Five tips for achieving health care efficiency

Health insurance can be looked upon as a non factor for many younger employees in the workforce. I’m not referring to Americans that are eligible to remain on their parents’ health insurance until they’re 26 years of age. Many people forego getting health insurance because they either feel that they’re healthy enough to do so or the monthly premiums are too expensive.
While in my early 20s, I considered foregoing health insurance because I was relatively healthy. When I began a new position at age 25, I decided to get health insurance because I never know when I might need it. Now in my 40s, I discovered that I have allergies and asthma. Considering how expensive prescription medicine can be, obtaining health insurance can mean the difference between life and death. Here are five tips for achieving health care efficiency:

1. Attend health fairs

Many companies have health fairs providing employees with information on health plans. Information varies from high or low deductible plans, to monthly premiums for individuals and families and physician networks. Considering that many of these health fairs are free, it’s in an employee’s best interest to attend and get all the information possible to make an informed selection.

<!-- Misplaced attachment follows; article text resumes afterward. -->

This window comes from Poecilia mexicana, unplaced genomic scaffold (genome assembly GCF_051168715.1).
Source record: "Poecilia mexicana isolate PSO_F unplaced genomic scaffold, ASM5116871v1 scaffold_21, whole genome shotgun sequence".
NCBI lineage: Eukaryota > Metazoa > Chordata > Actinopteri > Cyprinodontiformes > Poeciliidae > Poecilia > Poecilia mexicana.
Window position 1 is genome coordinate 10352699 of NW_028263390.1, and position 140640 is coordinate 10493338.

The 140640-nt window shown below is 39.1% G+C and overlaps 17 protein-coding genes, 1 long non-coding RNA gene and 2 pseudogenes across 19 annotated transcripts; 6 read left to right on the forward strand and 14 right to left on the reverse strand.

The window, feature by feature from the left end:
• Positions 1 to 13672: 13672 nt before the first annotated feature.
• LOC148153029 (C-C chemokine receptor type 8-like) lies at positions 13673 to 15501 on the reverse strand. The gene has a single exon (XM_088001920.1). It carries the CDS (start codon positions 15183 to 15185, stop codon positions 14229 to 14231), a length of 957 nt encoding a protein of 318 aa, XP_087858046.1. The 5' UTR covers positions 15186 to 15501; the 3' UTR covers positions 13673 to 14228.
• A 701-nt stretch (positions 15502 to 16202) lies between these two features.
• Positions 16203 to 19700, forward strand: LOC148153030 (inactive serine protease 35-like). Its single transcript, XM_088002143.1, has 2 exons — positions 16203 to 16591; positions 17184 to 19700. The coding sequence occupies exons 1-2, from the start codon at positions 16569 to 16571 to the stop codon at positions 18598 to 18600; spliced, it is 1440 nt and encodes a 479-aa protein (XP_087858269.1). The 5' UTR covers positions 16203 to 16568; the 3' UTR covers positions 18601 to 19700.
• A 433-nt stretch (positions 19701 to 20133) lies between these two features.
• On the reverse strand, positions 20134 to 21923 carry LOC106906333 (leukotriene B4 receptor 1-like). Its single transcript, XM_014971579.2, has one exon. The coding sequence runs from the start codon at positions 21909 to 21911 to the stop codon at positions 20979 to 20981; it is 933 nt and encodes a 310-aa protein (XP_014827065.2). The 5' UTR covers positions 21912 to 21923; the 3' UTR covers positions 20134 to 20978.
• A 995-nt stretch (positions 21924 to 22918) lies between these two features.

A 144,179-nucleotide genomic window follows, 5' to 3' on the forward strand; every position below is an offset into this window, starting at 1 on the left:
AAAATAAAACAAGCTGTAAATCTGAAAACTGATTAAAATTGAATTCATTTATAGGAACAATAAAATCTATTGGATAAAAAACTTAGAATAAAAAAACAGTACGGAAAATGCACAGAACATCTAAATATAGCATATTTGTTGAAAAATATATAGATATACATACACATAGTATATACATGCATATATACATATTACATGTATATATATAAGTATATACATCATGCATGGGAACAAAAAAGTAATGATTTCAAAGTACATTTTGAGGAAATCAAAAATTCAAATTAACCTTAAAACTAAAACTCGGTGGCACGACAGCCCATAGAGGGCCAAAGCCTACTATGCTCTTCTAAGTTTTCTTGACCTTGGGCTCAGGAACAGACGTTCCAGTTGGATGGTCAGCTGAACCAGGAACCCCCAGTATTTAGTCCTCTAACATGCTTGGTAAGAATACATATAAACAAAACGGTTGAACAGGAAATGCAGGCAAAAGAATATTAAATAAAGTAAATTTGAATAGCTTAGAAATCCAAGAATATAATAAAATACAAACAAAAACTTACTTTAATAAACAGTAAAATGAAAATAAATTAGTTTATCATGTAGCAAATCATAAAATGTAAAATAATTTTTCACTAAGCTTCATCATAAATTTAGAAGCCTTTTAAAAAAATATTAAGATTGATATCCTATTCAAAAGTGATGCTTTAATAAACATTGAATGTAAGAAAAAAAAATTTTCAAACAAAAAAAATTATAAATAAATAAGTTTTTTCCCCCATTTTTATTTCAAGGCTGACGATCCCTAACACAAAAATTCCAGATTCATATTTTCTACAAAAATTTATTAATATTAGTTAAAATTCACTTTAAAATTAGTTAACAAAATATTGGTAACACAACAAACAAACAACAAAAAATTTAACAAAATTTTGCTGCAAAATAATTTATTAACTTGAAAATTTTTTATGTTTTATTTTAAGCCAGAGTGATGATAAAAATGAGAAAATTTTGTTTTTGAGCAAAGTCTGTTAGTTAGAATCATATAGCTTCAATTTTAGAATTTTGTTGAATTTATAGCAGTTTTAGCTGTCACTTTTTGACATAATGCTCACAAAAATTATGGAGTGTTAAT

2. Find the plan that best fits your needs

Many employees choose high deductible health plans over lower deductible plans for a variety of reasons. They may feel they’re healthy enough to not schedule many doctor visits, or they’re trying to save money. Others choose low deductible plans to accommodate frequent doctor visits for chronic illnesses. Selecting a plan is based on personal choice, as employee needs vary.

3. Obtain referrals

If you’ve decided to schedule a doctor visit for a checkup or for specialized care, obtaining referrals from family and friends is the most efficient method. In 2017, many have taken to social media asking for recommendations from local people on their “friends” list that they haven’t actually met. While I’m not implying those kind of recommendations will produce undesired results, you still want to research these referrals for yourself before deciding which doctor to visit.

4. Create a Health Savings Account (HSA)

Creating a HSA is the best way to set aside money for doctor visits. Many employers have an HSA program where you can have either a fixed dollar amount or fixed percentage of your paycheck deducted into this account. Having and HSA is extremely useful for expensive prescription medicine, as well as contact lenses. Simply put, HSA accounts ease the financial burden health care can cause considerably.

5. Make time for some sort of physical activity

We know how hectic life can be sometimes. Many of us have families and career responsibilities that can prevent us from making time for physical activity. Subtly building physical activity into your daily routine can help you maintain your health. Using the stairs instead of the elevator, or passing over closer parking spots for farther spots can be effective. Deep breathing exercises can also enhance your physical well being. Making these brief exercises part of your routine can help you achieve health care efficiency.

This article was produced by Greg Bradshaw.

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